How can the Texas Longhorns program possibly replace a 2,000-yard rusher in a matter of one offseason?
Start by bring aboard one of the most revered running back coaches in all of football in Stan Drayton and pair him with D’Onte Foreman’s 250-pound successor — Chris Warren III.
Now face-to-face with a feature back role entering his junior campaign, in the shadow of one of the greatest single-season displays in Texas football history, Warren has just the guy in place to bring his prowess and potential to light.
Texas RB Chris Warren motivated to be great in return from kne...
Tom Herman wants Chris Warren to put his pads down and run over somebody. After missing eight games last season, the remaining Smash Brother is more than ready.Posted by Burnt Orange Nation on Wednesday, March 15, 2017
Still early in his coaching career, Drayton has already provided guidance to the likes of Brian Westbrook, Carlos Hyde and Ezekiel Elliott, yet Drayton said he’s never seen a running back like Warren.
In short, Drayton’s reputation as one of, if not the best in the business precedes itself and months after one of the best running backs to ever suit up on the Forty Acres departed a season early in favor of playing on Sunday, Warren should benefit from being the first clay Drayton will mold in Austin.
Drayton already has a starting place for Warren in mind and it begins with relentless daily effort — a chant aligned with the Texas “1-0” motto.
“He just has to learn how to bring what it takes to be great work ethic to work every single day,” Drayton said of Warren and his desire to be great on Longhorn Network’s “Alignment” feature. “He’s got to put in relentless effort every single day.”
Simply put, Warren is working toward something he’s never had, at least at Texas, so the learning curve is unsurprising.
The Rockwall native carried the pigskin just 18 times in his first 10 games as a Longhorn before exploding onto the scene against the Red Raiders with a Texas freshman single-game rushing record of 276 yards and four touchdowns.
Warren’s national statement performance served as the first of four 100-yard displays in his next six games, stretching into what appeared to be a potential breakout sophomore season.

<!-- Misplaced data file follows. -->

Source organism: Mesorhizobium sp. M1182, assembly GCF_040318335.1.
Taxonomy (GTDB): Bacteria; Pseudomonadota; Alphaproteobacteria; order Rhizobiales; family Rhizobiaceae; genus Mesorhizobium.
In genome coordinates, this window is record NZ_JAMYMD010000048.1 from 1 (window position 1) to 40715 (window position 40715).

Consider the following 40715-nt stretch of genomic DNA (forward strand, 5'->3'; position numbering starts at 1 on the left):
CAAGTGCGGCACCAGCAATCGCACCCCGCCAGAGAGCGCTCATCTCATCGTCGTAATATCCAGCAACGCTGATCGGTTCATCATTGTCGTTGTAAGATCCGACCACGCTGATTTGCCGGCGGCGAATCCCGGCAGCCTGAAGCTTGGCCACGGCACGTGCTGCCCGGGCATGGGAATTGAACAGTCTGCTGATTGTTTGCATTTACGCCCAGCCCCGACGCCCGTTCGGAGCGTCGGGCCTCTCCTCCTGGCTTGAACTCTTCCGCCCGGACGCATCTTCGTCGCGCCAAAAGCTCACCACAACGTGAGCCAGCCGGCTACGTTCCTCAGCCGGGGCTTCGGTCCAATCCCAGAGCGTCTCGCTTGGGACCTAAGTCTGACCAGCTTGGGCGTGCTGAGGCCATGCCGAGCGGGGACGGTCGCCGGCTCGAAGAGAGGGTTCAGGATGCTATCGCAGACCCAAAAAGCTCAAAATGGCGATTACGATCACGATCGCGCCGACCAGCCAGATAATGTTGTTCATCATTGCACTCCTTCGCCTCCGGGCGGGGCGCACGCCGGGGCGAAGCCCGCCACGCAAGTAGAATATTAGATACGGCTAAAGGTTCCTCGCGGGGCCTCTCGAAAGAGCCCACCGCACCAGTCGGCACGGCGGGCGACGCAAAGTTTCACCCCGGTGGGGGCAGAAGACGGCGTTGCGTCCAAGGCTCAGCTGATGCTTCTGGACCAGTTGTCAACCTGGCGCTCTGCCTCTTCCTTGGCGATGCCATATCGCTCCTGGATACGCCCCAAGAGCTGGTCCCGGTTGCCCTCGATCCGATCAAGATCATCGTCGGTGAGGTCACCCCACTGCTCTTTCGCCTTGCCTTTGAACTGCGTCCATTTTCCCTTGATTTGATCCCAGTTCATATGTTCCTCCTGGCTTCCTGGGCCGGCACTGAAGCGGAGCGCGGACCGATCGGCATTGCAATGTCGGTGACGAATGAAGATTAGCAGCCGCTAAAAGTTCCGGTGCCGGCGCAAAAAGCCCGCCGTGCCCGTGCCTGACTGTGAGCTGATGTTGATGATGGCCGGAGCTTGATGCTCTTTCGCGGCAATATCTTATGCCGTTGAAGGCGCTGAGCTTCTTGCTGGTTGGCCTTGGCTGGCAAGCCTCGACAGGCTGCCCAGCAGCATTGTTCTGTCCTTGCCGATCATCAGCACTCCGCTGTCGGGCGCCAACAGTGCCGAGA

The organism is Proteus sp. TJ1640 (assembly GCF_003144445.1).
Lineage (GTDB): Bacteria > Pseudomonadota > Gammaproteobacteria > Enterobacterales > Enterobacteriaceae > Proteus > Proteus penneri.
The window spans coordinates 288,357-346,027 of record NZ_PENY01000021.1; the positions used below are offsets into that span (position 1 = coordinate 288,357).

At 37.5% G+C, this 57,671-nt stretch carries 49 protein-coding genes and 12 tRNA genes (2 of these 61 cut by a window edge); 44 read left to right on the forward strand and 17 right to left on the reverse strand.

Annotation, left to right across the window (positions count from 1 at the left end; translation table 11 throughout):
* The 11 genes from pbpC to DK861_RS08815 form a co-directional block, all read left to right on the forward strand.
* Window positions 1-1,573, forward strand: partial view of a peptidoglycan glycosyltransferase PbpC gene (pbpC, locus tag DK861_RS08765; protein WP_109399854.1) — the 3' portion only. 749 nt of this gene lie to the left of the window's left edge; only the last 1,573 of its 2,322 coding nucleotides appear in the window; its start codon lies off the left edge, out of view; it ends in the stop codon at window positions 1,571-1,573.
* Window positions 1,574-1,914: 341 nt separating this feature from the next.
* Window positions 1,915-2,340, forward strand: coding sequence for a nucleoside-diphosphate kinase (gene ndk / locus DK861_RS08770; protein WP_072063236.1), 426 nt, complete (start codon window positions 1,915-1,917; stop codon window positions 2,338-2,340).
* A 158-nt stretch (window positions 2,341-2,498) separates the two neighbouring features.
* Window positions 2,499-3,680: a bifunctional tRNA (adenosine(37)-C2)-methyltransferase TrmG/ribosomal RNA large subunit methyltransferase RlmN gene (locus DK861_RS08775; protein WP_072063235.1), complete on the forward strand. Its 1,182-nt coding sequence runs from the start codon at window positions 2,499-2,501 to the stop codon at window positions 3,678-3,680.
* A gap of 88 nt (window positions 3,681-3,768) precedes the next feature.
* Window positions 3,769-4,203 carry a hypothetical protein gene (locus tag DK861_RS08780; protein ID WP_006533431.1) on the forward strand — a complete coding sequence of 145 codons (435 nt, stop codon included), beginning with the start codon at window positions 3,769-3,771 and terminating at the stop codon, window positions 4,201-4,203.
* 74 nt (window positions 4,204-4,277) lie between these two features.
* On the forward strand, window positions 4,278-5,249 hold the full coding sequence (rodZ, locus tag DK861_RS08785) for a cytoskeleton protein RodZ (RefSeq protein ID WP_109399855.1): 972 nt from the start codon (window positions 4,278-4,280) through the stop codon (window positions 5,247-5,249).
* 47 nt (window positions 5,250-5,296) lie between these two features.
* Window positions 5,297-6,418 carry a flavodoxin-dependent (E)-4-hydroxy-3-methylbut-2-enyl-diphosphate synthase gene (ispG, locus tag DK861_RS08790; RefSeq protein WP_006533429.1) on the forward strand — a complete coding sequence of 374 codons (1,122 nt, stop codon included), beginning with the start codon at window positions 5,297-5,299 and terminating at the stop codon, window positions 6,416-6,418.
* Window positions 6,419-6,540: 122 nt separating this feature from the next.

Four games into his second season on the Forty Acres, though — still serving as Foreman’s reserve — the imposing rusher’s 10-carry, 106-yard performance against Oklahoma State was cut short with a right knee injury that ultimately derailed his entire season; one that was on pace for 1,098 yards.
Now healthy in time for spring practice, though, the task at hand is now much taller than than arguably any Warren has faced throughout his young career — fulfilling the promised he’s flashed as the feature-back-to-be at The University of Texas.
A five-star chef when it comes to cooking up an elite running back recipe, Drayton seems to have Warren’s missing ingredient in mind.
“What we did with Chris Warren is we identified what his ‘why’ is, what his purpose is,” Drayton said. “Those are the things that are off the field that you don’t see when the helmet’s on. Those are the things where he’s got a big purpose and an incredible why about him that if he just taps into it in those moments when it gets tough and keeps it on the forefront of his mind every single day that he wakes up, I really do believe he can become great.”
Though the evidence is limited, what Warren has put on film leaves little doubt of his potential greatness. He’s a brute force with enough speed to break away in open space, a turbocharged bulldozer with nearly all of the tread on the tires.
With Drayton now under the hood helping Warren with the fine-tuning, it’s not far-fetched to predict we’ll see the second great back on the Forty Acres in as many seasons.